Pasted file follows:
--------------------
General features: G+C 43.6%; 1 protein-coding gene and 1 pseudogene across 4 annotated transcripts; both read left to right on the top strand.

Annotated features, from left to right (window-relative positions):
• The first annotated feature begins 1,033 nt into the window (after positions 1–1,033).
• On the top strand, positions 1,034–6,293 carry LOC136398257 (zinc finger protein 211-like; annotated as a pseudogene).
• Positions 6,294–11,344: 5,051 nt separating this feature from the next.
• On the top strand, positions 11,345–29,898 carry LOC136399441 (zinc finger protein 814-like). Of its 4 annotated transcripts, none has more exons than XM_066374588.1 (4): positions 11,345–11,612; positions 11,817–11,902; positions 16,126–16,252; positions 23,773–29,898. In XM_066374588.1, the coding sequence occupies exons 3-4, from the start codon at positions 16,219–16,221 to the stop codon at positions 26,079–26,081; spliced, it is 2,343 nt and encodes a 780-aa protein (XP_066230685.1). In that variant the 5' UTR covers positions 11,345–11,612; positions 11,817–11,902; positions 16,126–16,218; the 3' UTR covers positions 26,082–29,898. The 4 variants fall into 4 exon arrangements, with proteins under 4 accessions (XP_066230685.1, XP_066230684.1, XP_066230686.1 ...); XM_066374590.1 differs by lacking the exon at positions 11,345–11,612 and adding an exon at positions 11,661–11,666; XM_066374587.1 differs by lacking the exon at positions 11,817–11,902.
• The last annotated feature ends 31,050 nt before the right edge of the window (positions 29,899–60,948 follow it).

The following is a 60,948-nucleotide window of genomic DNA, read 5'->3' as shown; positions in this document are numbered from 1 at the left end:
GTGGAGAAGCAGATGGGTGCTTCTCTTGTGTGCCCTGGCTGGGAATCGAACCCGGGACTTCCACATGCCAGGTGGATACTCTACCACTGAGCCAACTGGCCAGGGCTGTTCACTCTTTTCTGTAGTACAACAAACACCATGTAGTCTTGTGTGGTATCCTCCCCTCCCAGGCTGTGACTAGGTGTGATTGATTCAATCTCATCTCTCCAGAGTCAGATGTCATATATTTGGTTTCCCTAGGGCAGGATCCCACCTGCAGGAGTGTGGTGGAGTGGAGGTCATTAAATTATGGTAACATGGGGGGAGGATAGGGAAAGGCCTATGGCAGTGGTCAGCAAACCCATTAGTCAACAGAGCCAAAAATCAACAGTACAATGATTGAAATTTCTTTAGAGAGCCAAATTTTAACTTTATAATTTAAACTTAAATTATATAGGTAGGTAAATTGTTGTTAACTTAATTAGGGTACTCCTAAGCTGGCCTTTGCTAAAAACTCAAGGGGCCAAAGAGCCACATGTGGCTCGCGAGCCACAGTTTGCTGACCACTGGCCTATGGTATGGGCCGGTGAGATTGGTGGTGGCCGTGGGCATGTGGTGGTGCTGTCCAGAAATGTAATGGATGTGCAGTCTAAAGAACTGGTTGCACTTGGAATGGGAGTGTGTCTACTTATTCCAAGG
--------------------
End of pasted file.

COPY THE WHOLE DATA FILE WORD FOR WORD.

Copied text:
General features: G+C 43.6%; 1 protein-coding gene and 1 pseudogene across 4 annotated transcripts; both read left to right on the top strand.

Annotated features, from left to right (window-relative positions):
• The first annotated feature begins 1,033 nt into the window (after positions 1–1,033).
• On the top strand, positions 1,034–6,293 carry LOC136398257 (zinc finger protein 211-like; annotated as a pseudogene).
• Positions 6,294–11,344: 5,051 nt separating this feature from the next.
• On the top strand, positions 11,345–29,898 carry LOC136399441 (zinc finger protein 814-like). Of its 4 annotated transcripts, none has more exons than XM_066374588.1 (4): positions 11,345–11,612; positions 11,817–11,902; positions 16,126–16,252; positions 23,773–29,898. In XM_066374588.1, the coding sequence occupies exons 3-4, from the start codon at positions 16,219–16,221 to the stop codon at positions 26,079–26,081; spliced, it is 2,343 nt and encodes a 780-aa protein (XP_066230685.1). In that variant the 5' UTR covers positions 11,345–11,612; positions 11,817–11,902; positions 16,126–16,218; the 3' UTR covers positions 26,082–29,898. The 4 variants fall into 4 exon arrangements, with proteins under 4 accessions (XP_066230685.1, XP_066230684.1, XP_066230686.1 ...); XM_066374590.1 differs by lacking the exon at positions 11,345–11,612 and adding an exon at positions 11,661–11,666; XM_066374587.1 differs by lacking the exon at positions 11,817–11,902.
• The last annotated feature ends 31,050 nt before the right edge of the window (positions 29,899–60,948 follow it).

The following is a 60,948-nucleotide window of genomic DNA, read 5'->3' as shown; positions in this document are numbered from 1 at the left end:
GTGGAGAAGCAGATGGGTGCTTCTCTTGTGTGCCCTGGCTGGGAATCGAACCCGGGACTTCCACATGCCAGGTGGATACTCTACCACTGAGCCAACTGGCCAGGGCTGTTCACTCTTTTCTGTAGTACAACAAACACCATGTAGTCTTGTGTGGTATCCTCCCCTCCCAGGCTGTGACTAGGTGTGATTGATTCAATCTCATCTCTCCAGAGTCAGATGTCATATATTTGGTTTCCCTAGGGCAGGATCCCACCTGCAGGAGTGTGGTGGAGTGGAGGTCATTAAATTATGGTAACATGGGGGGAGGATAGGGAAAGGCCTATGGCAGTGGTCAGCAAACCCATTAGTCAACAGAGCCAAAAATCAACAGTACAATGATTGAAATTTCTTTAGAGAGCCAAATTTTAACTTTATAATTTAAACTTAAATTATATAGGTAGGTAAATTGTTGTTAACTTAATTAGGGTACTCCTAAGCTGGCCTTTGCTAAAAACTCAAGGGGCCAAAGAGCCACATGTGGCTCGCGAGCCACAGTTTGCTGACCACTGGCCTATGGTATGGGCCGGTGAGATTGGTGGTGGCCGTGGGCATGTGGTGGTGCTGTCCAGAAATGTAATGGATGTGCAGTCTAAAGAACTGGTTGCACTTGGAATGGGAGTGTGTCTACTTATTCCAAGG